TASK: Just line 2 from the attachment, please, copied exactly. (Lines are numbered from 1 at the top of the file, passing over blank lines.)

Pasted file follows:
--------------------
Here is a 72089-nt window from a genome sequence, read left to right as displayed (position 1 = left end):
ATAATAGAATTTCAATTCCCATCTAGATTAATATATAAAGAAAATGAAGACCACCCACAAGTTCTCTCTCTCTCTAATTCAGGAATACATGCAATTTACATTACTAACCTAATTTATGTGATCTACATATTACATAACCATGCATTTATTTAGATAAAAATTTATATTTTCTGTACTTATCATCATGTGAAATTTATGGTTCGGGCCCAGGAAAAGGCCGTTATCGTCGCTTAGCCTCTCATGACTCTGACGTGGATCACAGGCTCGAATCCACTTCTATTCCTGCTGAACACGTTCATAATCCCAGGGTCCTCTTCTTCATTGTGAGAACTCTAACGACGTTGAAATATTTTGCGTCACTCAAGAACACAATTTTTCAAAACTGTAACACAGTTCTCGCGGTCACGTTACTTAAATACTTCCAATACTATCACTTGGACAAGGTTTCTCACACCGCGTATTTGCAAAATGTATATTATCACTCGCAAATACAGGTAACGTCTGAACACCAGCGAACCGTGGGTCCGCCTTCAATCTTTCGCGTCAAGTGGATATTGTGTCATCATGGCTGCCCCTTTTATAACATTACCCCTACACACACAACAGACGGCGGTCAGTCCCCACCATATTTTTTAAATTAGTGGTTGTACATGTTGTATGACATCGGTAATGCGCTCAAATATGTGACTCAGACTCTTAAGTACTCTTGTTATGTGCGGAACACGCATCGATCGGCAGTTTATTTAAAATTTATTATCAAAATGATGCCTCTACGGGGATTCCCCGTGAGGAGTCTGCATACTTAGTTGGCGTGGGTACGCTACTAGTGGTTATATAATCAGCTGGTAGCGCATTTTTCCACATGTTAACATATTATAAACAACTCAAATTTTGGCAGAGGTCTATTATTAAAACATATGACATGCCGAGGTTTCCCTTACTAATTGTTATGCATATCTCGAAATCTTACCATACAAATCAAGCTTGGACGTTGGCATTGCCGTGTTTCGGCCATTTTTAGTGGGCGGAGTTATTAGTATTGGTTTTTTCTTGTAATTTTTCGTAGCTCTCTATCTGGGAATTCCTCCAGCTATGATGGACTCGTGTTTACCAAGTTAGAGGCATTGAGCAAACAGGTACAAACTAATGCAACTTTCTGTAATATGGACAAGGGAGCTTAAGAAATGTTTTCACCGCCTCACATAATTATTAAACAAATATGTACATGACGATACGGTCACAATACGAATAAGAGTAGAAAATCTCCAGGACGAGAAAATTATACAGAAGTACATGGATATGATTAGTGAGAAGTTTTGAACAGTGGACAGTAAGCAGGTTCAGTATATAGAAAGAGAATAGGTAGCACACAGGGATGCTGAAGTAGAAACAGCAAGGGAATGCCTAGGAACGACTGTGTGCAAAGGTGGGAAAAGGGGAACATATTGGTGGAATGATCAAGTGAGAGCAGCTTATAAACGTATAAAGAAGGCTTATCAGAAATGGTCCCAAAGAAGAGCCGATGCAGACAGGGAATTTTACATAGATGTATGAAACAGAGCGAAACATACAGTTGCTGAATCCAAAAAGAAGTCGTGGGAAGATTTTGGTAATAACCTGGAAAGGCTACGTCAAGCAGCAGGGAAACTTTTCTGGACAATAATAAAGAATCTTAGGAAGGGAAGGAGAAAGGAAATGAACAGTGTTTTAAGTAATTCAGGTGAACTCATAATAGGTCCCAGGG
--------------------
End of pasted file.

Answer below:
ATAATAGAATTTCAATTCCCATCTAGATTAATATATAAAGAAAATGAAGACCACCCACAAGTTCTCTCTCTCTCTAATTCAGGAATACATGCAATTTACATTACTAACCTAATTTATGTGATCTACATATTACATAACCATGCATTTATTTAGATAAAAATTTATATTTTCTGTACTTATCATCATGTGAAATTTATGGTTCGGGCCCAGGAAAAGGCCGTTATCGTCGCTTAGCCTCTCATGACTCTGACGTGGATCACAGGCTCGAATCCACTTCTATTCCTGCTGAACACGTTCATAATCCCAGGGTCCTCTTCTTCATTGTGAGAACTCTAACGACGTTGAAATATTTTGCGTCACTCAAGAACACAATTTTTCAAAACTGTAACACAGTTCTCGCGGTCACGTTACTTAAATACTTCCAATACTATCACTTGGACAAGGTTTCTCACACCGCGTATTTGCAAAATGTATATTATCACTCGCAAATACAGGTAACGTCTGAACACCAGCGAACCGTGGGTCCGCCTTCAATCTTTCGCGTCAAGTGGATATTGTGTCATCATGGCTGCCCCTTTTATAACATTACCCCTACACACACAACAGACGGCGGTCAGTCCCCACCATATTTTTTAAATTAGTGGTTGTACATGTTGTATGACATCGGTAATGCGCTCAAATATGTGACTCAGACTCTTAAGTACTCTTGTTATGTGCGGAACACGCATCGATCGGCAGTTTATTTAAAATTTATTATCAAAATGATGCCTCTACGGGGATTCCCCGTGAGGAGTCTGCATACTTAGTTGGCGTGGGTACGCTACTAGTGGTTATATAATCAGCTGGTAGCGCATTTTTCCACATGTTAACATATTATAAACAACTCAAATTTTGGCAGAGGTCTATTATTAAAACATATGACATGCCGAGGTTTCCCTTACTAATTGTTATGCATATCTCGAAATCTTACCATACAAATCAAGCTTGGACGTTGGCATTGCCGTGTTTCGGCCATTTTTAGTGGGCGGAGTTATTAGTATTGGTTTTTTCTTGTAATTTTTCGTAGCTCTCTATCTGGGAATTCCTCCAGCTATGATGGACTCGTGTTTACCAAGTTAGAGGCATTGAGCAAACAGGTACAAACTAATGCAACTTTCTGTAATATGGACAAGGGAGCTTAAGAAATGTTTTCACCGCCTCACATAATTATTAAACAAATATGTACATGACGATACGGTCACAATACGAATAAGAGTAGAAAATCTCCAGGACGAGAAAATTATACAGAAGTACATGGATATGATTAGTGAGAAGTTTTGAACAGTGGACAGTAAGCAGGTTCAGTATATAGAAAGAGAATAGGTAGCACACAGGGATGCTGAAGTAGAAACAGCAAGGGAATGCCTAGGAACGACTGTGTGCAAAGGTGGGAAAAGGGGAACATATTGGTGGAATGATCAAGTGAGAGCAGCTTATAAACGTATAAAGAAGGCTTATCAGAAATGGTCCCAAAGAAGAGCCGATGCAGACAGGGAATTTTACATAGATGTATGAAACAGAGCGAAACATACAGTTGCTGAATCCAAAAAGAAGTCGTGGGAAGATTTTGGTAATAACCTGGAAAGGCTACGTCAAGCAGCAGGGAAACTTTTCTGGACAATAATAAAGAATCTTAGGAAGGGAAGGAGAAAGGAAATGAACAGTGTTTTAAGTAATTCAGGTGAACTCATAATAGGTCCCAGGG